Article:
Baylor students study in Maastricht

CES representative Kyra Van Leendert visited to discuss the Baylor in Maastricht program Monday. Photo credit: Jessica Hubble

One of the oldest study abroad trips at Baylor looks to take a new group of students this spring.

For over 20 years, Baylor University has taken students on a study abroad trip to Maastricht, in south Netherlands. Maastricht, a 15-minute bike ride from Belgium is a quiet town and is home to the Netherlands’ oldest university.

“I loved Maastricht. It is a fairytale city; it’s absolutely incredible,” said Addison senior Abigail Miller who went on the trip in the spring of 2016.

Maastricht is a town with about 125,000 residents, 10-15 percent of whom are in the program. Students attend the University of Maastricht, the oldest university in the Netherlands. While studying at the University of Maastricht, Baylor students take two classes taught by Maastricht professors and two classes taught by Baylor professors.

“The way the program is designed, you take classes from the professor who is going with you, but then you can also do corresponding classes with a professor back at Baylor. The classes you are taking in Maastricht are going to help you with your degree.”

Travel is at the heart of this program as the students are provided with a Eurail pass: a train ticket that has access to the majority of trains across Europe. In addition, according to Van Leendert, there are five to seven airports within an hour and a half of Maastricht where inexpensive plane tickets are not hard to find.

On Monday evening, Kyra Van Leendert, a representative from the Center for European Studies, the organization that Baylor coordinates the study abroad with, visited Baylor to speak with students preparing to go on the trip.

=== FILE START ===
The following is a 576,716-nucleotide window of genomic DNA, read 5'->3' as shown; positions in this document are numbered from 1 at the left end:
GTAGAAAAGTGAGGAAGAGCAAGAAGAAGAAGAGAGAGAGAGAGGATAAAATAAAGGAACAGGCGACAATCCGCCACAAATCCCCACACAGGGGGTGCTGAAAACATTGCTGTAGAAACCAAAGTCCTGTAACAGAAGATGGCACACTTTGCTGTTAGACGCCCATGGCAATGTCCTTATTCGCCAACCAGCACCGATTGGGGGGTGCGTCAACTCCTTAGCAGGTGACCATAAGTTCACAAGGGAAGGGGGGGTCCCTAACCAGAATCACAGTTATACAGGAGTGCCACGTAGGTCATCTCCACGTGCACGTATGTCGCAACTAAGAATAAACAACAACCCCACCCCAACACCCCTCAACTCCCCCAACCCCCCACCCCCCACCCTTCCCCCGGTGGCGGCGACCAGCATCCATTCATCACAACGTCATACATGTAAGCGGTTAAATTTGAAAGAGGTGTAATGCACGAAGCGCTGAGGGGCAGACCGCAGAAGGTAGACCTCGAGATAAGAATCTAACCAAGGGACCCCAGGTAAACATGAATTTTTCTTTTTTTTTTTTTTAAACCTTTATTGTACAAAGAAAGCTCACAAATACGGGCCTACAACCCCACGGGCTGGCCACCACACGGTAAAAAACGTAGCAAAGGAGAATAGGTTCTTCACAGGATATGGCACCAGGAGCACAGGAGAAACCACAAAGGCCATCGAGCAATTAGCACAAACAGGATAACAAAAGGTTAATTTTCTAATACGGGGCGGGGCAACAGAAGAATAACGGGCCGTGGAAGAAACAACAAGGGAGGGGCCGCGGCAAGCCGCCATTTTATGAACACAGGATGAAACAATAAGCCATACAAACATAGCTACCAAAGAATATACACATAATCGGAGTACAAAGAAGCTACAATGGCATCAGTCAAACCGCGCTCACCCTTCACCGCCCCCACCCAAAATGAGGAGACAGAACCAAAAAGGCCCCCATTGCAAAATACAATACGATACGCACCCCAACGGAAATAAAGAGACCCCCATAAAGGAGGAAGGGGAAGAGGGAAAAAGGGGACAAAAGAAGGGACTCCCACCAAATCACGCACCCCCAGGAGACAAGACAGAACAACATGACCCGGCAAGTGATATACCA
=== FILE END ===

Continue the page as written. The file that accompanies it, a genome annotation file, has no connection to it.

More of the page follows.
“You are in the heart of Europe,” said Van Leendert. “It is very easy to travel on your days and weekends off. It is the perfect way to see Europe before working life starts.”

With the freedom to travel on weekends, classes are a priority during the week. Missing a class is not an option, and leaving class early to take a cheaper flight is not allowed.

“Classes come first, and they are 100 percent mandatory,” said Van Leendert.

While travel opportunities are exciting, students often overlook their host city of Maastricht and all that it has to offer. As the oldest city in the Netherlands, Maastricht is full of interesting people and cultural experiences.

“One thing I would recommend is taking more advantage of Maastricht,” Miller said. “I wish I had explored Maastricht more.”

The Maastricht program fills quickly, but students who are interested can apply once again in January for the following semester.